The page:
Tag Archives: plein air painting

Plein air painting in autumn

The Big Rock, East Fork White River. These large sandstone rocks line the river and bluffs. The autumn colors set off the scene. Acrylic on canvas, 12 x 16.

October started out pretty warm with temperatures in the 80s.  However, with November’s arrival, the past week or so, we’ve had some heavy frosts and night temps have dropped to the 20s.  Daytime still warms up to the 50s and 60s.  This is a perfect time to do some plein air painting.  The garden has been cleaned out and outdoor work has slowed.

Last Monday I picked up my friend Bill Whorrall to go out and do some work.  Southern Indiana is so beautiful this time of year with the fall colors and hilly terrain.  We decided to paint along the East Fork of the White River near Shoals.  We checked out several spots but eventually landed at the nature preserve Bluffs at Beaver Bend.  You can only drive a short way in, then hike along the path with the river on your right and the sandstone bluffs on your left.  So many picturesque scenes to paint. 

I decided to paint this big rock with the river behind it.  Bill traveled a little farther up the path to capture the sandstone cliffs in some ink sketches. We saw an eagle traveling along the river but unfortunately didn’t get any photos.

It was so peaceful there but not as isolated as we had thought it would be on a Monday morning.  Several groups of hikers including a few guys from Chicago.  They said they always try to get away together this time of year and go someplace within a day’s drive.

We worked for a few hours and then the wind picked up and we began to get chilled.  I got about 75% of my painting done and then finished it up at home.  I dropped Bill off at his house where his wife Karen had made a vegetable cheese soup, sandwiches and dessert for lunch.  I think we welcomed the warmth of the soup as much as the food.

Afterwards we toured Karen’s extensive garden which was still producing raspberries and some other goodies.

Then for a lovely ride home through the autumn colors.

A walk in the woods. This is the complete plein air painting that I showcased last week. Just some autumn trees and interesting shadows with a path leading up into the big woods. Acrylic on canvas board, 11 x 14.
Charles House, Richmond, Indiana. Charles House is actually the building on the left side. This location is actually behind the beautiful rose garden on the edge of Glen Miller park in Richmond. I think the little cottage might have actually been a summer kitchen at one time. A very peaceful autumn scene. Acrylic on canvas, 12 x 16.

Alley View, Plein Air Painting, Jasper, Indiana

Alley View, Plein Air Painting, final, 16 x 20, acrylic, Kit Miracle. This shows the final view of the scene. I might tweak it sometime later after I live with it for awhile, but so far, I’m satisfied.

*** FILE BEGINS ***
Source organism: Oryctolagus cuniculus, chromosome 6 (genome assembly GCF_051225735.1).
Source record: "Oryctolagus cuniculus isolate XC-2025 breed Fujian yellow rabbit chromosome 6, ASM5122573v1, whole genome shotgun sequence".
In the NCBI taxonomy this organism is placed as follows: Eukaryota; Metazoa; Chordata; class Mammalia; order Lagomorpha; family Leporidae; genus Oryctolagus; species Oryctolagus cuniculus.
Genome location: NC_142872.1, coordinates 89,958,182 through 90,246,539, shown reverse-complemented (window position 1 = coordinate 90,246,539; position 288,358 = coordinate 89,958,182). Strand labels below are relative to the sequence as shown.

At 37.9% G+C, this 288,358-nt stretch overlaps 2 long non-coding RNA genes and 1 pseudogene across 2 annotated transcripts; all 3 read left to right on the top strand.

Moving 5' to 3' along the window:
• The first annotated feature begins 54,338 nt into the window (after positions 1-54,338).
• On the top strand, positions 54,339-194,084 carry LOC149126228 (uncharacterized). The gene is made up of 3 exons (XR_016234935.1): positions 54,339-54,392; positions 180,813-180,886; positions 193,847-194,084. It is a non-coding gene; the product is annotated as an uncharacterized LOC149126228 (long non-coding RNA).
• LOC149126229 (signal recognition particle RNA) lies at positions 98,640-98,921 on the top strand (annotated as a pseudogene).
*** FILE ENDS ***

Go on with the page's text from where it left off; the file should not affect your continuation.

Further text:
Although I do a fair amount of plein air painting, I don’t do too many competitions.  Today I participated in a local event which is always fun.  I’m familiar with the area so it’s always a challenge to find new and interesting things to paint.  Yesterday I scouted out a few locations. I don’t like to do what everyone else is doing but seek to highlight a vista that might make people see their own space in a new way.

Alley view, initial scene, very early in the morning.

So this morning found me sitting in an alley. I was drawn to this blue garage and the alternating light and shadows as I looked up the alley.  It was very peaceful on a Saturday morning at daybreak.

Alley View, 1st step. Using a red-toned canvas, I painted in the basic shadows and main shapes.

Alley View, second level. Here you can see more added colors. This is the point in a painting that everything looks like a real mess. But I’ve learned to just keep pressing on and it will come together.

As you can see, I started with a red-toned canvas, 16 x 20.  First I blocked in the main shapes and the darks.  Then I started to lay in the markers for the greens.  The last colors to go in were the lightest colors – whites, off whites, and the sky.  I don’t always work in this order but usually.

Alley View after two hours. Notice how the shadows have changed. Usually 2 – 3 hours is the most time I have for a plein air painting.

Despite the heat and humidity, my acrylic paints kept drying out quickly.  I didn’t bring a retarder with me so I kept having to spray the paint and add layer after layer.

But I enjoyed the peace of the scene.  A few dog walkers, a couple of interested passersby, the occasional bunny rabbit, and inevitably, the Saturday morning lawn mowers all created the peaceful atmosphere.

I might review the painting later to see if I need to tighten it up, but actually, I like the feel of a warm summer morning. How about you?

Alley View, Plein Air Painting, final, 16 x 20, acrylic, Kit Miracle. This shows the final view of the scene. I might tweak it sometime later after I live with it for awhile, but so far, I’m satisfied.